The only thing I would like to contribute to this discussion is the mentioning of 4 ounces deflecting a thousand pounds.
Now how you apply this is very much to do with what you are trying to achieve, and the tools and method you choose to achieve it.
If you use a spiraling technique on contact with the opponents body to disperse their force and gain a superior position from which to counter with a strike then this is one way. If you use plain structure and "circle walk" your way into a superior position, then that is another. If intercepting and leading are your method then here is yet another way. They all rely on the sensitivity to use the 4 ounce rule to be able to pull them off.
Whether working heavy or light, for me falling back on the base point of 4 ounces is crucial to using anything I've learnt in IMA.
Although I favour more of a Bagua flavor for wrestling encounters these days, I have spent a considerable amount of time on (techniques from tai chi) neutralizing grips at a certain distance (trapping range) that serves well as a kind of anti chi-na. If an opponant's attack can be maintained At this distance and any advance intercepted it works well for me. If the opponent gets past this line of defense I face a different set of problems.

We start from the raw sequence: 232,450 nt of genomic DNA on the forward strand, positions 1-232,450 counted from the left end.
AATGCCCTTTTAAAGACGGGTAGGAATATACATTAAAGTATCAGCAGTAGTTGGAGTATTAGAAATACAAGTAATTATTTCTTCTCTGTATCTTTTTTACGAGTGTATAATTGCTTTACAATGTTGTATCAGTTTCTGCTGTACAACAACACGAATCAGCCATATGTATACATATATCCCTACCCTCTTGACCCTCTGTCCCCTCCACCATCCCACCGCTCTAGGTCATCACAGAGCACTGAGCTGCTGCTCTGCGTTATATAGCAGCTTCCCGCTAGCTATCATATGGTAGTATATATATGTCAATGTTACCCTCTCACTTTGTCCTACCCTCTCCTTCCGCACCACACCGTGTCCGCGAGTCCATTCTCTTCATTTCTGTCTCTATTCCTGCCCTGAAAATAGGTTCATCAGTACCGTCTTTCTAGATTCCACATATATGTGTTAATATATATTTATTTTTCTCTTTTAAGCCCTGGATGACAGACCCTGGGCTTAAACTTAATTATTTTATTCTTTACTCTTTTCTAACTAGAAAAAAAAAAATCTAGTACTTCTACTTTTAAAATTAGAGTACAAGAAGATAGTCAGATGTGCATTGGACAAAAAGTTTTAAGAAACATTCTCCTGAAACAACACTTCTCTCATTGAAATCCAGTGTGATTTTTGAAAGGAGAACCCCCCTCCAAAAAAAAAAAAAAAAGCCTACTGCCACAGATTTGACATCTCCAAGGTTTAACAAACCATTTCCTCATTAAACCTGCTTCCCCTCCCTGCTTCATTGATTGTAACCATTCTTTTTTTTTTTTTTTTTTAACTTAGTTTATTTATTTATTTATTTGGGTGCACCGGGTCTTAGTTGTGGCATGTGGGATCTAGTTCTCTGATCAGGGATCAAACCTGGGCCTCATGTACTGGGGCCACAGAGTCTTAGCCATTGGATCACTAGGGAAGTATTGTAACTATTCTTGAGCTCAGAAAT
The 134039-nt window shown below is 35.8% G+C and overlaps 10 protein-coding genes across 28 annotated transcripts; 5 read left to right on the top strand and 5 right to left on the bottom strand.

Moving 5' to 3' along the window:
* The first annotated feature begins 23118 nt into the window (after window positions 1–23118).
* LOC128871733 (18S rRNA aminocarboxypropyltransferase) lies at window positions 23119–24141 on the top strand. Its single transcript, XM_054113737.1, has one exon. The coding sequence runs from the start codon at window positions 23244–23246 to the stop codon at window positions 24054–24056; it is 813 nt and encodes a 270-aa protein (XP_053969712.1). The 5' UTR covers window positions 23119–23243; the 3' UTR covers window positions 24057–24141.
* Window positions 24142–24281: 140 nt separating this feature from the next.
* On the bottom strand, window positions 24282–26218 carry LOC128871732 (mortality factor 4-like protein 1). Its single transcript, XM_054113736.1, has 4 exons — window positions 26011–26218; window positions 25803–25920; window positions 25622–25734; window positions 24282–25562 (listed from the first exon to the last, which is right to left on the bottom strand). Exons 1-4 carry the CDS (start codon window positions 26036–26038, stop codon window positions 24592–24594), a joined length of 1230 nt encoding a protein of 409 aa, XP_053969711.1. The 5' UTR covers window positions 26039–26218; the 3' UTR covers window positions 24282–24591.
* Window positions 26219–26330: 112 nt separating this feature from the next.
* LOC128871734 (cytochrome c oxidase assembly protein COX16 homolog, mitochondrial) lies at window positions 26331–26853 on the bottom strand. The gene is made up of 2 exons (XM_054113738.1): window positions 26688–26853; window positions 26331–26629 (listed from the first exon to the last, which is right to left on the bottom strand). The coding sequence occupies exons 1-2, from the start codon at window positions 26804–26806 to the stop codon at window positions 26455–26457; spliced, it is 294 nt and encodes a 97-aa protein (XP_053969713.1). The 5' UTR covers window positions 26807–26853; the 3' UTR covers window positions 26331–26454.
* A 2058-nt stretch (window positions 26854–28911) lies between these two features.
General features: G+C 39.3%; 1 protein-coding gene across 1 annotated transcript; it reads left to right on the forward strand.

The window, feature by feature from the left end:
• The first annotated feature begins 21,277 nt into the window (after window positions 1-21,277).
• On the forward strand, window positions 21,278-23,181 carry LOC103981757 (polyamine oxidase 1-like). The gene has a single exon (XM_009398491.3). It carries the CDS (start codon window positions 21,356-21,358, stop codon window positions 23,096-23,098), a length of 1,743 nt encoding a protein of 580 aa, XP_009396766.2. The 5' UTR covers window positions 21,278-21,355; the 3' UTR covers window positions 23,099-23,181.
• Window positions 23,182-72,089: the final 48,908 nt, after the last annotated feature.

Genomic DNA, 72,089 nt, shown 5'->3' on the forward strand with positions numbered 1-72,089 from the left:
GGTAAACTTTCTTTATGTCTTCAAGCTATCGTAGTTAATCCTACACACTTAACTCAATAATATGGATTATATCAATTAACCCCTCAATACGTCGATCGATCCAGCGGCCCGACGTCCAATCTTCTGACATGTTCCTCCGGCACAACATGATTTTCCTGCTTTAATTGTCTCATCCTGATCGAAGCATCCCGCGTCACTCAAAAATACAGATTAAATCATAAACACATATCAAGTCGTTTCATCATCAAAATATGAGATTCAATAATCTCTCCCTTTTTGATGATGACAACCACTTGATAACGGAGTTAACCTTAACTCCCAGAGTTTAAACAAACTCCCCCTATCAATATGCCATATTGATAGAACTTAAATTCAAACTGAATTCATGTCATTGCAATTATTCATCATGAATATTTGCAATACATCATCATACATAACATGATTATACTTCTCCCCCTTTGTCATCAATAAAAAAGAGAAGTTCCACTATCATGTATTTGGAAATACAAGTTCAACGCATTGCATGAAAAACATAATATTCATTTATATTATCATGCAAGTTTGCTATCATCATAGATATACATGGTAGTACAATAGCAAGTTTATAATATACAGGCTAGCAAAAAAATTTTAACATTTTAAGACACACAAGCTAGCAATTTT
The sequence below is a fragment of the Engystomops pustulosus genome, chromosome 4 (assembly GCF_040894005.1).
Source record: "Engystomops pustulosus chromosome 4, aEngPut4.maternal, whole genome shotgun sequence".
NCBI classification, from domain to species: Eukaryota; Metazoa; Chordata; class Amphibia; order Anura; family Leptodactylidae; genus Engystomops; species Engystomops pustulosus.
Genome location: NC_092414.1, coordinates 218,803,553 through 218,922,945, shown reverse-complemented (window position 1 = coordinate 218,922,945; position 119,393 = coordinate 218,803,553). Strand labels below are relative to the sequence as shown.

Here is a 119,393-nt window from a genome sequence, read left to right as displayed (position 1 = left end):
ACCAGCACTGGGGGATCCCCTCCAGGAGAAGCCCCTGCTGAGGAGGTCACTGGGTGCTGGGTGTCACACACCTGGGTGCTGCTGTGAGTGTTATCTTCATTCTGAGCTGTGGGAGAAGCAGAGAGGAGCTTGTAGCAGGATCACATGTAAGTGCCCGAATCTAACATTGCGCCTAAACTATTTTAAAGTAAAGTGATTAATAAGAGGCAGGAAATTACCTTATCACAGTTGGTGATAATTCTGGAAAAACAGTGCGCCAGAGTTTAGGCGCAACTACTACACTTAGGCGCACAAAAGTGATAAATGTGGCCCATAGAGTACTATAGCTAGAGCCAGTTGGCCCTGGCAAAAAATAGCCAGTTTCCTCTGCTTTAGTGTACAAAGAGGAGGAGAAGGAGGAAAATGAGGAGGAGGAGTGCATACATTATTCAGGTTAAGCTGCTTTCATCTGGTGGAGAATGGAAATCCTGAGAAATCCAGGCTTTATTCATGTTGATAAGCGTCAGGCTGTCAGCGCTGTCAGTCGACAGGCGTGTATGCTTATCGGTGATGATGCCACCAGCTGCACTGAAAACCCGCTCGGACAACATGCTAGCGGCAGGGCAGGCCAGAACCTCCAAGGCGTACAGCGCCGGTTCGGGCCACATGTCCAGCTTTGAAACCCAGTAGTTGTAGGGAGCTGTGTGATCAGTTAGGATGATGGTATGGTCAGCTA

Where I am going now with my approach to wrestling is to explore more deeply the change over point between these distances and the type of "energy" I use. For example at the trapping range I mentioned I will rely more of an expansive
centrfugal peng approach to dealing with attacks. However when the opponent has closed to a clinch I am attempting an absorb/neutralize/takedown-throw by switching to a more centripetal contracting approach augmented with walking for the change of angle. Effectively pulling the opponent into a downward spiral.
Well that's my 2c worth